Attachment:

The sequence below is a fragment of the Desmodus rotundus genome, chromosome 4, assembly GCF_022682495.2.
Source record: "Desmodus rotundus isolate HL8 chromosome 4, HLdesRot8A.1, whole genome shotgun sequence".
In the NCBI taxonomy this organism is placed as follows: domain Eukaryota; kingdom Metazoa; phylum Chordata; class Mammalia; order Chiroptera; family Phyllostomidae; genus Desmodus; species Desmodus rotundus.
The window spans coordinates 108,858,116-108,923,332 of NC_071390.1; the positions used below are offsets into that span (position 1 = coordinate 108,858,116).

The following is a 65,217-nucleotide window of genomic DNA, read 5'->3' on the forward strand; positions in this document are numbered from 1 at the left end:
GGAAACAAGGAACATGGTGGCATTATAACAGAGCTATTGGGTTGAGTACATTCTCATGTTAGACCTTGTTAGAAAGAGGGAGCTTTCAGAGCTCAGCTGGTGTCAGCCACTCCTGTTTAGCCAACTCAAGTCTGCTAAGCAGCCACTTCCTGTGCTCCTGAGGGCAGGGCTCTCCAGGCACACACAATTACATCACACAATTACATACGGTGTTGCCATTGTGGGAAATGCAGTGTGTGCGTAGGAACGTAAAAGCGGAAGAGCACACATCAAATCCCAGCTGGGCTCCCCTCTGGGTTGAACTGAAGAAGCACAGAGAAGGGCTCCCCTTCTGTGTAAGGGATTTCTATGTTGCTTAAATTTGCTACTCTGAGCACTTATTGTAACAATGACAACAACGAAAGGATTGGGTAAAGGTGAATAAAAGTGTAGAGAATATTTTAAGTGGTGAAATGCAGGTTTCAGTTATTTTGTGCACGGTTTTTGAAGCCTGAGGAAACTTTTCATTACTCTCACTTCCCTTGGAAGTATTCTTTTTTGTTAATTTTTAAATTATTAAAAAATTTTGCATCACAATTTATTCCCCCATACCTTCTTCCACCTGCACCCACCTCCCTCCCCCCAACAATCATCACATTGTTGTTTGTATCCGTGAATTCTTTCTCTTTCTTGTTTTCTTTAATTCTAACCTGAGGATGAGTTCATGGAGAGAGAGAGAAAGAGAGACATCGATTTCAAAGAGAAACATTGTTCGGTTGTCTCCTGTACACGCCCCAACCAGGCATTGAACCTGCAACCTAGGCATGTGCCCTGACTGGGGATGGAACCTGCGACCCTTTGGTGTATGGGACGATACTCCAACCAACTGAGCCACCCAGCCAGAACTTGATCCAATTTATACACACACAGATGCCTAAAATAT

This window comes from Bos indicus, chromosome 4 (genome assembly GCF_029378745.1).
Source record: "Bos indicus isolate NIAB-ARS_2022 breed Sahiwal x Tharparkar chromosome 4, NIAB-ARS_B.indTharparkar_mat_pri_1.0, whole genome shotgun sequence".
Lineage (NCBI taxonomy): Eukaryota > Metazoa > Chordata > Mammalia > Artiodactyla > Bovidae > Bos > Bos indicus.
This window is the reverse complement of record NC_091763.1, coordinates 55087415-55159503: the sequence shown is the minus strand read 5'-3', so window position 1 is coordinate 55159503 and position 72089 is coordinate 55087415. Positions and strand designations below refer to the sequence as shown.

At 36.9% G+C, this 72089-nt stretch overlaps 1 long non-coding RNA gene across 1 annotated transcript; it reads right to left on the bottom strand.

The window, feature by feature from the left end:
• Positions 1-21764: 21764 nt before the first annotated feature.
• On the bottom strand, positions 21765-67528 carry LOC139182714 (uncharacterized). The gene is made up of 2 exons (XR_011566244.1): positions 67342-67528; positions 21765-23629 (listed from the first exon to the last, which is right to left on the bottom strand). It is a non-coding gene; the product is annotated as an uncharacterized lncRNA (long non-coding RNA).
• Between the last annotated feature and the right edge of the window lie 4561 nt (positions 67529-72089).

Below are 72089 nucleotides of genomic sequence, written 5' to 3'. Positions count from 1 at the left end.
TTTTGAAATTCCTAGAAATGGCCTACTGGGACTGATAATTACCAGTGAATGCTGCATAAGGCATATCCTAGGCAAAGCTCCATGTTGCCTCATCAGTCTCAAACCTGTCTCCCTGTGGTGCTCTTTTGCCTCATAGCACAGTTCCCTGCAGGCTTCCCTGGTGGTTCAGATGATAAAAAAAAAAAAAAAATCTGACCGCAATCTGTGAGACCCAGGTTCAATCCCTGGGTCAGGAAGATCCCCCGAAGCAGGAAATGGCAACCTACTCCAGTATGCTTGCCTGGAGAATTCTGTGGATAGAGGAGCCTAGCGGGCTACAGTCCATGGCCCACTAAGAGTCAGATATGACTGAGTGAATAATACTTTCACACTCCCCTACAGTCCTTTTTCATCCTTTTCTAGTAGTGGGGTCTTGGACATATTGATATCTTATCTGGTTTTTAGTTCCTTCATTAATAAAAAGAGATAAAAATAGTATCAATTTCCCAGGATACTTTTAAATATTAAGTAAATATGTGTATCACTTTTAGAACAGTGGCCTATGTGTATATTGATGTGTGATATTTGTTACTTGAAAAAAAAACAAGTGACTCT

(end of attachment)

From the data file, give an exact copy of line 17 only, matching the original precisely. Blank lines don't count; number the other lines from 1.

TTTTGAAATTCCTAGAAATGGCCTACTGGGACTGATAATTACCAGTGAATGCTGCATAAGGCATATCCTAGGCAAAGCTCCATGTTGCCTCATCAGTCTCAAACCTGTCTCCCTGTGGTGCTCTTTTGCCTCATAGCACAGTTCCCTGCAGGCTTCCCTGGTGGTTCAGATGATAAAAAAAAAAAAAAAATCTGACCGCAATCTGTGAGACCCAGGTTCAATCCCTGGGTCAGGAAGATCCCCCGAAGCAGGAAATGGCAACCTACTCCAGTATGCTTGCCTGGAGAATTCTGTGGATAGAGGAGCCTAGCGGGCTACAGTCCATGGCCCACTAAGAGTCAGATATGACTGAGTGAATAATACTTTCACACTCCCCTACAGTCCTTTTTCATCCTTTTCTAGTAGTGGGGTCTTGGACATATTGATATCTTATCTGGTTTTTAGTTCCTTCATTAATAAAAAGAGATAAAAATAGTATCAATTTCCCAGGATACTTTTAAATATTAAGTAAATATGTGTATCACTTTTAGAACAGTGGCCTATGTGTATATTGATGTGTGATATTTGTTACTTGAAAAAAAAACAAGTGACTCT